What Jobs Does a Political Science Master's Degree Qualify You For?

Find out about the types of jobs you could pursue with a master's degree in political science. Read on to learn more about career options along with salary and job outlook information. Schools offering Political Science degrees can also be found in these popular choices.

What Do Political Science Professionals Do?

Political science master's degree programs provide the research and international policy skills necessary to qualify for jobs in the policymaking arena and government legislatures. Graduates may pursue professional careers in academia or business in both the private and public sectors. As a secondary or postsecondary teacher of government and politics, you would be responsible for creating lesson plans, evaluating students' performance and grading students' tests and assignments. As a high school teacher, you may be required to take on additional duties at the school, such as supervising a student organization. You'll also need to fulfill your state's licensure and certification requirements. At the post-secondary level, you may collaborate in research projects with other professors and students, and you could publish your own research related to political science. As a political scientist you would focus your career on research, using your findings to develop theories, evaluate political systems and forecast trends.

Here is an overview of possible career choices:

High School Teacher Political Science College Professor Political Scientist
Degree Required Bachelor's Degree Master's Degree or Ph.D. Master's Degree or Ph.D.
Key Skills Public speaking, teaching, lesson preparation Public speaking, teaching, research Research, governmental analysis
Licensure State-issued license N/A N/A
Job Outlook (2014-24) 6%* 10%* -2%*
Median Annual Salary (2015) $57,200* $76,370* $99,730*

Source: *U.S. Bureau of Labor Statistics

What Master's Degree Programs Are Available in Political Science?

Master's degree programs in political science can lead to either a Master of Arts (M.A.) or a Master of Science (M.S.) in Political Science. If you are planning to pursue a Doctor of Philosophy (Ph.D.), go to law school or enter a career in quantitative research, the Master of Arts may be right for you. In a Master of Arts program, you will research questions and determine why people vote the way they do and what impact a specific policy will have on a country. In some programs, you may focus your studies in one area, such as comparing political systems of different nations or on the American political system. This program will require a thesis to obtain the degree

A Master of Science in Political Science is different from the M.A. and not intended to prepare you for further study or a career in academia. Most M.S. in Political Science programs provide you with the politics, policy and research skills necessary to enter into a related career. Many M.S. programs do not require a thesis.

What Are Some Other Career Options?

Many career paths are available with a master's degree in political science. If you are interested in researching and analyzing the financial and societal impact of laws and regulations, you could work as a legislative or policy analyst. Analysts use quantitative and qualitative research skills to provide in-depth reports on U.S. and international policy. Analyst jobs can be found in non-profit organizations, state and federal legislative offices, and government agencies.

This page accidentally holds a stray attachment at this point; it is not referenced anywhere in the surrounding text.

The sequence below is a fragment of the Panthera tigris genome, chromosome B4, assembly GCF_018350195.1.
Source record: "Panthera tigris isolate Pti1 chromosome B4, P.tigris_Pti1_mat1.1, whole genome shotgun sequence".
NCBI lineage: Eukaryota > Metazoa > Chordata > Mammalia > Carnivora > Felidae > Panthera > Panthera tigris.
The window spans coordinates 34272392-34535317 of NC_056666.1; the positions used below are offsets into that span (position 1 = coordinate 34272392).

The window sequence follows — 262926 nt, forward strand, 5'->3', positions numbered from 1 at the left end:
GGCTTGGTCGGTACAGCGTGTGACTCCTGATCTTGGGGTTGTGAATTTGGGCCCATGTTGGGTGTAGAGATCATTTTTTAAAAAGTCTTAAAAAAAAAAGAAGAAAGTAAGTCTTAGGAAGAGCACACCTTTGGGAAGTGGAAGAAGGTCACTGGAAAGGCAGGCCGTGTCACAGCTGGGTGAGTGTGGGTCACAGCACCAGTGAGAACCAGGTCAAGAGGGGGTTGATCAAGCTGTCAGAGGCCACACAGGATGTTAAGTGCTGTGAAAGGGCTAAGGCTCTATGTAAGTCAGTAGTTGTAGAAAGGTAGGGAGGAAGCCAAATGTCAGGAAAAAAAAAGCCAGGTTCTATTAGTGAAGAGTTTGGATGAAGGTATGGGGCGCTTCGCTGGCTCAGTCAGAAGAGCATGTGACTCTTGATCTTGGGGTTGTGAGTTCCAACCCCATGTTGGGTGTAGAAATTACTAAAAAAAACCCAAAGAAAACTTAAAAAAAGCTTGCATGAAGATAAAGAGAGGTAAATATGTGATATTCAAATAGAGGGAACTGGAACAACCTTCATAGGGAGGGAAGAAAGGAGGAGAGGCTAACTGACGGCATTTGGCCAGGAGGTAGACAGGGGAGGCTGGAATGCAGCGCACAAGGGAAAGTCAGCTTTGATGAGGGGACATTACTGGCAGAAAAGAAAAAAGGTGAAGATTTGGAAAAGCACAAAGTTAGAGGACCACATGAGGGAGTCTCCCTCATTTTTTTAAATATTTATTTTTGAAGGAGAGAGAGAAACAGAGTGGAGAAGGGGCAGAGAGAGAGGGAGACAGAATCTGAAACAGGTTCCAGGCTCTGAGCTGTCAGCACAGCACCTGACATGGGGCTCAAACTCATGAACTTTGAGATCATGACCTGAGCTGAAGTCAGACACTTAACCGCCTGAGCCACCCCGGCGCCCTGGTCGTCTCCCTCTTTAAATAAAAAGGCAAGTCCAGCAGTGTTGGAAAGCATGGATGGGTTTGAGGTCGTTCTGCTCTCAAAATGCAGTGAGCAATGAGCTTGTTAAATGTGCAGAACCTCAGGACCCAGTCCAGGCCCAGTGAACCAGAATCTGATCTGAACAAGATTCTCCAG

A master's in political science is preparation for a career in law. If you want to become a lawyer, you can continue your studies after graduation and obtain a Juris Doctor (J.D.) degree. Some schools will allow you to enroll in a dual M.A./J.D. program, earning both degrees at once. Lawyers work as legislators, lobbyists and public defenders. After law school, you will have to pass a bar exam and become licensed before practicing law.

What Salary Could I Earn with a Political Science Master's Degree?

Your salary is going to depend on your chosen career path and the location of your job. In 2015, a college political science teacher earned an average of $88,680 annually, according to the U.S. Bureau of Labor Statistics (BLS), and high school teachers earned an average of $60,440 annually. All types of political scientists reported an average annual wage of $103,210 per year in 2015.

Lawyer's salaries are highly variable and based on where you work and who you work for. The District of Columbia has the highest salaries for lawyers in 2015, according to the BLS, with an average annual salary of $174,480. In 2015, the industry with the top paying wages for lawyers was the industrial machinery manufacturing industry. Lawyers in this industry had an average pay of $212,060 annually. In contrast, lawyers working in state government had an average of $86,760 annually.

What Are Some Related Alternative Careers?

Some careers related to that of political scientists and educators include economists, sociologists, anthropologists and archaeologists. With a master's degree or Ph.D. in economics, economists study and present data on trends within the production and distribution of goods and wealth in a society. Sociologists have a master's or doctoral degree in sociology and study the the effects of social institutions and culture on social behavior. Anthropologists and archaeologists use their expertise to study living and dead cultures of civilizations around the world. These professionals need to have a master's or doctoral degree in their respective fields.

To continue researching, browse degree options below for course curriculum, prerequisites and financial aid information. Or, learn more about the subject by reading the related articles below:

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